The Gut Brain Connection
(A.K.A.: the Gut-Brain Axis).
… affects gut health
… affects brain health
… affects gut health
The theory of the Gut Brain connection has been in the scientific literature for at least 7 decades, but has yet to be embraced by traditional medicine.
The Gut Brain Connection – In a Nutshell
Gut Brain Connection is a vicious cycle. Stress, depression and anxiety lead to Intestinal Bacterial Overgrowth which leads to increased inflammation – including inflammation in the brain – which leads to more stress, depression and anxiety – which leads to more inflammation … .
Your brain sends signals to all of the nerves in your body. These signals are essential for everything from breathing to walking.
Much of the brain’s output is directed into the vagus nerve – a nerve that branches into more nerves that control most of the chest and abdominal cavities. The vagus nerve controls a wide variety of functions including: your heart beat, the secretion of digestive enzymes and the peristalsis of your intestines. Important: The vagus nerve controls and stimulates the digestive tract.
There is no surprise that the brain has a direct effect on the digestive system. For example: If you’re nervous or stressed, your stomach may feel upset. Just thinking about food can release digestive enzymes into the stomach.
Stress, anxiety, depression and other strong negative emotions decrease your brain activity – which decreases activation of the vagus nerve. This will reduce pancreatic enzyme secretion and cause poor gallbladder function, thereby reducing stomach acid production, decreasing gut motility, decreasing intestinal blood flow and suppressing the intestinal immune system.
When this reduced vagus nerve activation is persistent, the subsequent slowing down of digestive functions results in an increased growth of pathogenic yeast and bacteria in the intestinal tract. Important: These are not the beneficial bacteria that we are supposed to have in our digestive tract.
These “bad” yeast and bacteria contribute to an increase in intestinal permeability (a.k.a. leaky gut) and may cause a sufficiently leaky gut to produce systemic, chronic low grade inflammation. This effect of the brain on the gut is why people who suffer depression so often also have constipation or suffer from Irritable Bowel Syndrome. Important: Stress, anxiety and depression may result in a leaky gut.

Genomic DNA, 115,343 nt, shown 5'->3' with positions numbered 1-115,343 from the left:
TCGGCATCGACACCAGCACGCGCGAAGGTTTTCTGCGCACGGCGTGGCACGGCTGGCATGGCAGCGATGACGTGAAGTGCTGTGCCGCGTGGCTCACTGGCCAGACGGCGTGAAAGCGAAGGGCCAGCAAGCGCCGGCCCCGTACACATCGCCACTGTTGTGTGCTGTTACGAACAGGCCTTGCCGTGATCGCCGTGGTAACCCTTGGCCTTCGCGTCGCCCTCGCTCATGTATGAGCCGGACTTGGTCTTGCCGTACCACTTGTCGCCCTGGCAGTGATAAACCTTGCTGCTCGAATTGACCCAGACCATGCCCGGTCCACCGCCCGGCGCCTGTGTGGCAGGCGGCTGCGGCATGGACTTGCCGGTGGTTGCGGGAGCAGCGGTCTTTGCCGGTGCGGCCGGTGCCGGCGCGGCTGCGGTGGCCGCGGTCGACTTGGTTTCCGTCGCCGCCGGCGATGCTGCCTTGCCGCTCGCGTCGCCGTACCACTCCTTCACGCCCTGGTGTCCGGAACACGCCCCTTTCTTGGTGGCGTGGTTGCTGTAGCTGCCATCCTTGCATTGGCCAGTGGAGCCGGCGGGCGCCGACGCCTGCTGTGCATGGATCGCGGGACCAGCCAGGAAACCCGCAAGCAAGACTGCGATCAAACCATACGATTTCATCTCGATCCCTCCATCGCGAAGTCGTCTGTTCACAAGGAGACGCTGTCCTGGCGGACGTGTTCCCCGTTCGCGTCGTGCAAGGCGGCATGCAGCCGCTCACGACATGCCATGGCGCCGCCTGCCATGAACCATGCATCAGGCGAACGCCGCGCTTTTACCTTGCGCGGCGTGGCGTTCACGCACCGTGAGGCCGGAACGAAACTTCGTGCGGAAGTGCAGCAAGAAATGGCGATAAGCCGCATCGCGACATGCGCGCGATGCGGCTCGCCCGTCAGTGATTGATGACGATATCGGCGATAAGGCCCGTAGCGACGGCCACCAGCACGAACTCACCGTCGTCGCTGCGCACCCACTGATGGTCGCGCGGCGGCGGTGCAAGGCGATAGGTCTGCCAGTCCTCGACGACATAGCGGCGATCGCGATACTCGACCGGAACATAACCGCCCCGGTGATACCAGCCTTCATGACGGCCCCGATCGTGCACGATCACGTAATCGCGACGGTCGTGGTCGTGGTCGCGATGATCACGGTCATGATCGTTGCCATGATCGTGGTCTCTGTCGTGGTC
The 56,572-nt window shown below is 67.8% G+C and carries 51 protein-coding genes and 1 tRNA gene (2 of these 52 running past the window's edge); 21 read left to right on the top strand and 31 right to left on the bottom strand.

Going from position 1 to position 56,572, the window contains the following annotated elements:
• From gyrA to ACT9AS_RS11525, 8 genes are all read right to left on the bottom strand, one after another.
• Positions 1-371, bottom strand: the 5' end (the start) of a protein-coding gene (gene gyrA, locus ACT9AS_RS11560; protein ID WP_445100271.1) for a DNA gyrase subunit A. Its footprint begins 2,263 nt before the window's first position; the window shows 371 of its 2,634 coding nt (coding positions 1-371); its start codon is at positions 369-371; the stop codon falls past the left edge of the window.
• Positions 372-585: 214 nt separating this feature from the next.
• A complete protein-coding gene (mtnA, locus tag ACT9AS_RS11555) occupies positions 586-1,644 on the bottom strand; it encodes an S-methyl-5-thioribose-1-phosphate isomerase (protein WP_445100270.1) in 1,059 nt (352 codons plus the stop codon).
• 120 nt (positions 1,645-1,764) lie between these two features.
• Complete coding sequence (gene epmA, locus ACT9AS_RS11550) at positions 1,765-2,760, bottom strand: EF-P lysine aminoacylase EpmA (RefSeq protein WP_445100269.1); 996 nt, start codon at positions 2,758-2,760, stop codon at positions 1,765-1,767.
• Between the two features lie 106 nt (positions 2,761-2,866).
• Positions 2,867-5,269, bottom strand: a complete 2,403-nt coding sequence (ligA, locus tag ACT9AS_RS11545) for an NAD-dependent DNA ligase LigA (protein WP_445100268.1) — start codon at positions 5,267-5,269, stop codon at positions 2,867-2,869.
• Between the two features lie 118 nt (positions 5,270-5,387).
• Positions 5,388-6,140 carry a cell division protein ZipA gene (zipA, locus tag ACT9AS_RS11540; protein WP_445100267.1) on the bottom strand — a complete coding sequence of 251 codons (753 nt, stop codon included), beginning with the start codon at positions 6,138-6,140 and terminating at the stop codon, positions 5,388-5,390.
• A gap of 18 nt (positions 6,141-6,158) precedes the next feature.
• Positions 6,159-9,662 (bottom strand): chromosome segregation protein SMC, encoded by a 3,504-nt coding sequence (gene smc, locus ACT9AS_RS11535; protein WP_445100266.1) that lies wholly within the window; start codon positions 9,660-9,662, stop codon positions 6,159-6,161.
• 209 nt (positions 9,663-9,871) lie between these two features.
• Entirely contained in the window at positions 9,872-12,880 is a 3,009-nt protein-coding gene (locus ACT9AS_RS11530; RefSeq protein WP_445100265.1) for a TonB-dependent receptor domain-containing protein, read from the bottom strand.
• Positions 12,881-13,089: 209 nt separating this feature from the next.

What you might not know is: The intestinal tract sends signals to the brain, just as the brain sends signals to the gut. It is called the enteric nervous system and, it consists of more neurons than in either the spinal cord or the peripheral nervous system. This network is so extensive, that it has been called the “Second Brain”.
The entire digestive system is lined by a network of neurons embedded directly into the walls of the esophagus, stomach, intestines, rectum and colon. It has a very important job regulating all the various aspects of digestion, from breaking down food, to absorbing nutrients, to expelling waste.
About 90% of the fibers in the vagus nerve carry information from the gut to the brain – and not the other way around. And, there is scientific evidence to suggest that the gut can communicate directly with the brain, perhaps having a direct impact on emotions and moods via the nervous system.
The chemical signals that are sent to the brain from the irritated/damaged gut are better understood. When the gut becomes leaky and inflamed, the chemical signals of inflammation (cytokines) that are produced in the gut travel through the blood to the brain.
These inflammatory cytokines cross the blood-brain barrier and activate the brain’s resident immune cells – the microglial cells. Important: A leaky gut causes body-wide inflammation, including inflammation in the brain. An inflamed brain has decreased nerve activity which shows up as stress, depression and/or anxiety.
The Gut Brain Connection is a Vicious Cycle
This is the Gut Brain Connection. Stress, depression and anxiety lead to Intestinal Microbial Overgrowth which leads to increased inflammation – including inflammation in the brain – which leads to more stress, depression and anxiety – which leads to more inflammation … .
Question: Which comes first – intestinal tract or the brain?
Answer: It’s probably different in every person, depending on physiology, diet and life’s circumstances. It doesn’t matter where it started – the objective is to break this vicious cycle and reset the Gut Brain Connection.
Question: What can I do about fixing the gut brain connection?
Answer: Balance your Triangle of Health
- Stop chasing symptoms with cover-up medications.
- Identify the patterns producing this unhealthy cycle.
- Create new patterns to restore a healthy Gut-Brain Connection.
- Restore affected bodily systems.
The 3 steps are:
- Analyze and adjust the bio-mass entering the body.
- Analyze and adjust physical activity.
- Analyze and adjust emotional demands and stress.
Question: What if I don’t know how?
Answer: Seek help from a Natural Health Consultant, like Frank Lucas, PhD, NHC at The Radiant Health Club in Castle Rock, Colorado. Unlike Medical Professionals who are trained to manage symptoms with chemicals, a Natural Health Consultant can help you uncover the root cause, then create a plan to support your body’s ability to heal itself.